The first thing we saw welcoming us to Auckland airport was a giant advertisement for New Zealand Air that depicted a pilot and crew member who were hobbits with long red hair and beards and hobbit ears.
The second was a very cool Maori archway over the entrance to the baggage reclaim area. I immediately knew we were in what has been a long awaited destination for both of us- and it felt MAGICAL.
After our shuttle ride to the hotel where I left my passport in the shuttle..Oops- we settled in for the night to rest up to explore Auckland the next day, which would be Christmas eve but a day ahead of the states. The holidays in the city were very mellow. Most of the businesses were closed for the days we were in Auckland, but we were able to do some shopping, eating and exploring on Boxing Day.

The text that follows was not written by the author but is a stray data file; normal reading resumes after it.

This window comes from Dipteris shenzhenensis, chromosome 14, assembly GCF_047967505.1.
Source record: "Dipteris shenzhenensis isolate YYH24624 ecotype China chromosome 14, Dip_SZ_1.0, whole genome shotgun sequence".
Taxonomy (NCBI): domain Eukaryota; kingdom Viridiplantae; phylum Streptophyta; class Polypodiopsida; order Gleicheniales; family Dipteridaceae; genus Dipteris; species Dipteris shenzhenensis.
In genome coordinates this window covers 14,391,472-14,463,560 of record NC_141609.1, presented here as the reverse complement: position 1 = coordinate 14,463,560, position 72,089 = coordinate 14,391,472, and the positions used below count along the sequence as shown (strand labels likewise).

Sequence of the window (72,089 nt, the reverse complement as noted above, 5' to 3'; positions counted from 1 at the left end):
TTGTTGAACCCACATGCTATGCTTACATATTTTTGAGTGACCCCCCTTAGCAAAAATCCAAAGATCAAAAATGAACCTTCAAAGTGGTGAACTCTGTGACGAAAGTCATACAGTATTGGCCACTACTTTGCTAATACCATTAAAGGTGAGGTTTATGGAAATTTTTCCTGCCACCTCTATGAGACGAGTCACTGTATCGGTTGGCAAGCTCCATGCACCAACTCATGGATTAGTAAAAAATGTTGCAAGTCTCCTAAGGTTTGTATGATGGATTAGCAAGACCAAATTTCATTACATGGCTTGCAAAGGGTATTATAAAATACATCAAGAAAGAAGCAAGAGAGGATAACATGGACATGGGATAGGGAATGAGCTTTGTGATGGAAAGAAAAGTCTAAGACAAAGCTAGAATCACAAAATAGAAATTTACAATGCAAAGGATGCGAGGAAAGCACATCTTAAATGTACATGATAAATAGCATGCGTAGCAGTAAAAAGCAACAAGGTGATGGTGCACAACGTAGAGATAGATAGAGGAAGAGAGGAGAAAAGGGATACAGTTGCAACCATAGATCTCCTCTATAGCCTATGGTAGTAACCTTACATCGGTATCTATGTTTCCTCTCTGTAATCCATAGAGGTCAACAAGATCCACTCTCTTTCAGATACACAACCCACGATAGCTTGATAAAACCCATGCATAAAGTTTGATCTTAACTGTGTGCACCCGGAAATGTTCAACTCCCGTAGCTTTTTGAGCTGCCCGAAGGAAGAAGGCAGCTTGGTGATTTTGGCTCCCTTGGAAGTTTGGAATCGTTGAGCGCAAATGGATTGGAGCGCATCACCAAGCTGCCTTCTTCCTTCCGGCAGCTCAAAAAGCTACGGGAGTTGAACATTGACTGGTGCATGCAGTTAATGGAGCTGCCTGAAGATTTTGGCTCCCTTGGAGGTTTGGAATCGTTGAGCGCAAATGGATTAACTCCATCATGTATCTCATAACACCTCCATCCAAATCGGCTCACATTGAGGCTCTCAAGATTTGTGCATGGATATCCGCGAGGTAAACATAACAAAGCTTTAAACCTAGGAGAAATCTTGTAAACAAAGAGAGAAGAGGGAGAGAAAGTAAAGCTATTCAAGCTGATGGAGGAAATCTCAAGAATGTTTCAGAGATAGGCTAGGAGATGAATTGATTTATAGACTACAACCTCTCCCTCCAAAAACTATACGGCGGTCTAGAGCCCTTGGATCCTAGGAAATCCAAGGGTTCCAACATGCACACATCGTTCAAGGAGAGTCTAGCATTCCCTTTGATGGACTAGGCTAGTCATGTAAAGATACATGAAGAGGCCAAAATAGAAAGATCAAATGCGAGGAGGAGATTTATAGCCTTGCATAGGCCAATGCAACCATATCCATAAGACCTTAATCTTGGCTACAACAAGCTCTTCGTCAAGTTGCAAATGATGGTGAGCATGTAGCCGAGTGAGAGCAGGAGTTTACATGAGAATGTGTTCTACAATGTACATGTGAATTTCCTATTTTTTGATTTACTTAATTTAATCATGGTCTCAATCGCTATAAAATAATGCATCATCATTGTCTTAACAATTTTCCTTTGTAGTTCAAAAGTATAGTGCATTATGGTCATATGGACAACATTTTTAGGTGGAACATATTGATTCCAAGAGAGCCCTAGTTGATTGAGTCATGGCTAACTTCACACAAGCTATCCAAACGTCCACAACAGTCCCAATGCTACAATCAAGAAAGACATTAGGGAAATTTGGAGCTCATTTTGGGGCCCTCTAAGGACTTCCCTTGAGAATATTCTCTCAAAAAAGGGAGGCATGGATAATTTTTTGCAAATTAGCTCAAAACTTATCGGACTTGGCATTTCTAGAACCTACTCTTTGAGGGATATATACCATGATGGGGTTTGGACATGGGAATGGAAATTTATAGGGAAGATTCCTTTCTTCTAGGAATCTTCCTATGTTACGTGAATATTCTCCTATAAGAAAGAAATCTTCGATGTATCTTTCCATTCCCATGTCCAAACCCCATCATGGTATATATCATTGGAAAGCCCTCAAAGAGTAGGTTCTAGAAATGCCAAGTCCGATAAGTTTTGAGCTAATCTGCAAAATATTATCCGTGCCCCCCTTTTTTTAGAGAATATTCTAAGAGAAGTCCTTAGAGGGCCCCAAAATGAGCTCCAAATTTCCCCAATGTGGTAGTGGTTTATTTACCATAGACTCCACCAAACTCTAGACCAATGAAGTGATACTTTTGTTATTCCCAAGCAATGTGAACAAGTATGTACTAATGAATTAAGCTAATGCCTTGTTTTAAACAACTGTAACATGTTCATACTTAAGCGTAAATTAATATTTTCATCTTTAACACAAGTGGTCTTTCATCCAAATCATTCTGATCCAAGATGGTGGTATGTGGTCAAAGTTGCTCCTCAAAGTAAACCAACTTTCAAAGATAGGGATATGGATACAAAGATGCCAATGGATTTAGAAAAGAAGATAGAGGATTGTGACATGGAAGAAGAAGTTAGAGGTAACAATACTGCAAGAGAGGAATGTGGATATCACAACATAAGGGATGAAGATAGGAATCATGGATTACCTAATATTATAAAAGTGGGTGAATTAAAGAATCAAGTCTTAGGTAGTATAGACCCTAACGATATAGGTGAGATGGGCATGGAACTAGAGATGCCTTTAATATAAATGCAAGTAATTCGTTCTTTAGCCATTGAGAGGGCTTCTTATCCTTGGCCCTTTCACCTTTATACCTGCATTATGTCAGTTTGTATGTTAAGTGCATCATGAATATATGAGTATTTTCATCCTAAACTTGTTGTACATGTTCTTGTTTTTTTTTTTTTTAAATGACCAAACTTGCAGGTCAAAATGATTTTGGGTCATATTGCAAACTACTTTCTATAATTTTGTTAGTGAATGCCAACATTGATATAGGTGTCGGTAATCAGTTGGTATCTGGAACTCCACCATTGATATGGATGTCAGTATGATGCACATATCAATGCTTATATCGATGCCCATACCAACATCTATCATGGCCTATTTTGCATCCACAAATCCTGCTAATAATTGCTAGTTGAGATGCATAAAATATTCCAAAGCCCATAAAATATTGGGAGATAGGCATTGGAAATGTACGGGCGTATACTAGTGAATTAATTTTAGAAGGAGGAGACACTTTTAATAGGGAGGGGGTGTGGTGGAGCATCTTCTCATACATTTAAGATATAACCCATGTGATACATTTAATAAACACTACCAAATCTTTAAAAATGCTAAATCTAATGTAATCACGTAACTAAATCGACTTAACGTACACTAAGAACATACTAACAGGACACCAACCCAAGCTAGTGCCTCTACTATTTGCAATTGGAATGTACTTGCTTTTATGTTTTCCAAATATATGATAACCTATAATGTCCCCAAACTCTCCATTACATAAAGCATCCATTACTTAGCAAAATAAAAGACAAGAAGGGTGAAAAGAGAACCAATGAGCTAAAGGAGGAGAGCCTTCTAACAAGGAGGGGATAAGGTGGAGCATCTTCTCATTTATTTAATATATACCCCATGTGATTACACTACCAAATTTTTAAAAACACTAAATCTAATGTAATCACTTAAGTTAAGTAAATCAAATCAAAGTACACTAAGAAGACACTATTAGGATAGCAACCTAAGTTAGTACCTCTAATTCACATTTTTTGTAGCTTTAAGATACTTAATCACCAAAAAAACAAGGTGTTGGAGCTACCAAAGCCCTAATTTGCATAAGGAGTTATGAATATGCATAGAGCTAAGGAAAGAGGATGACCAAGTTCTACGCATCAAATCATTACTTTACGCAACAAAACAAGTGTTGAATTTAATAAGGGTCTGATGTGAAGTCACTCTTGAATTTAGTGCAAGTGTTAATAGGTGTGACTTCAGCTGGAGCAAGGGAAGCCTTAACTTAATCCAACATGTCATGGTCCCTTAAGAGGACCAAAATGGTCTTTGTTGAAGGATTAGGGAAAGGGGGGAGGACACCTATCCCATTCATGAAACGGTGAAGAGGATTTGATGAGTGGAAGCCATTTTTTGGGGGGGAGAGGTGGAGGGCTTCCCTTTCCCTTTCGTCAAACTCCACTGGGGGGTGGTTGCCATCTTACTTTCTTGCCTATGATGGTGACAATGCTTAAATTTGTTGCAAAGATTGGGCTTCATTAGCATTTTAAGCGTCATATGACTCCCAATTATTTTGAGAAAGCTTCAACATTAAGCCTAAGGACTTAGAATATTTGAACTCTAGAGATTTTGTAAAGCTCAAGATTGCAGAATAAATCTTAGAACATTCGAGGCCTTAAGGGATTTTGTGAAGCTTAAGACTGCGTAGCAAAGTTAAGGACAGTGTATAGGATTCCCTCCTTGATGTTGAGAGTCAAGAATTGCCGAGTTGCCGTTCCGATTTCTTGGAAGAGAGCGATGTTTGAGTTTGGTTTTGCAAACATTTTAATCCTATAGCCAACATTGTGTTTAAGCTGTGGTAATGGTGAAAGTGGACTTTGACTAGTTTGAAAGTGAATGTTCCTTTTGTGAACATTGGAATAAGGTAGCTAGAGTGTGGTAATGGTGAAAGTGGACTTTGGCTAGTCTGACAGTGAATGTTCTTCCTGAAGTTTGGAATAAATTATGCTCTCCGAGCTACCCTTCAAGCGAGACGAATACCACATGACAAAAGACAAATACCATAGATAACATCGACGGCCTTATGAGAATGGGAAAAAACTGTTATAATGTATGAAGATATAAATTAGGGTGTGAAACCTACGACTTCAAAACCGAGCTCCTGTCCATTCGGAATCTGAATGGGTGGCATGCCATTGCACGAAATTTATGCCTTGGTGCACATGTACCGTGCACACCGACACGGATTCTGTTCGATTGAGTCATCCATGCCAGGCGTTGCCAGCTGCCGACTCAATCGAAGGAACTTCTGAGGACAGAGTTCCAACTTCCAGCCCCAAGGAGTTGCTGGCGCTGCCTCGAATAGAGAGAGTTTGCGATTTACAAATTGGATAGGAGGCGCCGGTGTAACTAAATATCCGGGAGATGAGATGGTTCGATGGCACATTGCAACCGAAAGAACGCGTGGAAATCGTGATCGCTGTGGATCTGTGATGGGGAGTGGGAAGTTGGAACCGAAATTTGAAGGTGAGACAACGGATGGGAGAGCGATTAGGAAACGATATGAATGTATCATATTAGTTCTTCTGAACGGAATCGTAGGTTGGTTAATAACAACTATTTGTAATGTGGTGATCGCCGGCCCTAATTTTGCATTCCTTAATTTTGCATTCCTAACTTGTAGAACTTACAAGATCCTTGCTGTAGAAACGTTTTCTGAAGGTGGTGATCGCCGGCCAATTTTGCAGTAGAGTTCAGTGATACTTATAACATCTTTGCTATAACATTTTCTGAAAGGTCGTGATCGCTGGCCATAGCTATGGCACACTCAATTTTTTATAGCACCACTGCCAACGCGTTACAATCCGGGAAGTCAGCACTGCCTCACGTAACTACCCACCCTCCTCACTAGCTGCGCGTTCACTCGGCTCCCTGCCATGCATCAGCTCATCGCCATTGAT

We are both big breakfast people- and I am a big coffee person, so this is always one of the most interesting things when we arrive somewhere new. The standard big Kiwi breakfast- I hope this is correct, is eggs poached, toast, sausage, roasted tomatoes, baked beans, and sauteed mushrooms. This ends up being pretty much what you see on every menu- or some variation of this. The coffee in New Zealand is incredible also. You can go to just about any road side gas station or cafe and get the freshest made espresso drinks. No old, burnt sitting on the pot coffee for the Kiwis, and they seem to drink coffee all day every day. I understand- as the climate in most of New Zealand is similar to that of Seattle, or England… with the exception of summertime in some parts of the islands it is pretty damp and chilly a lot of the time. However- I will say that everyone was telling us that we had some of the worst weather that they have seen in a long time, so I wont attribute the coffee drinking only to the weather. Flat white, long black anyway your order it, its good.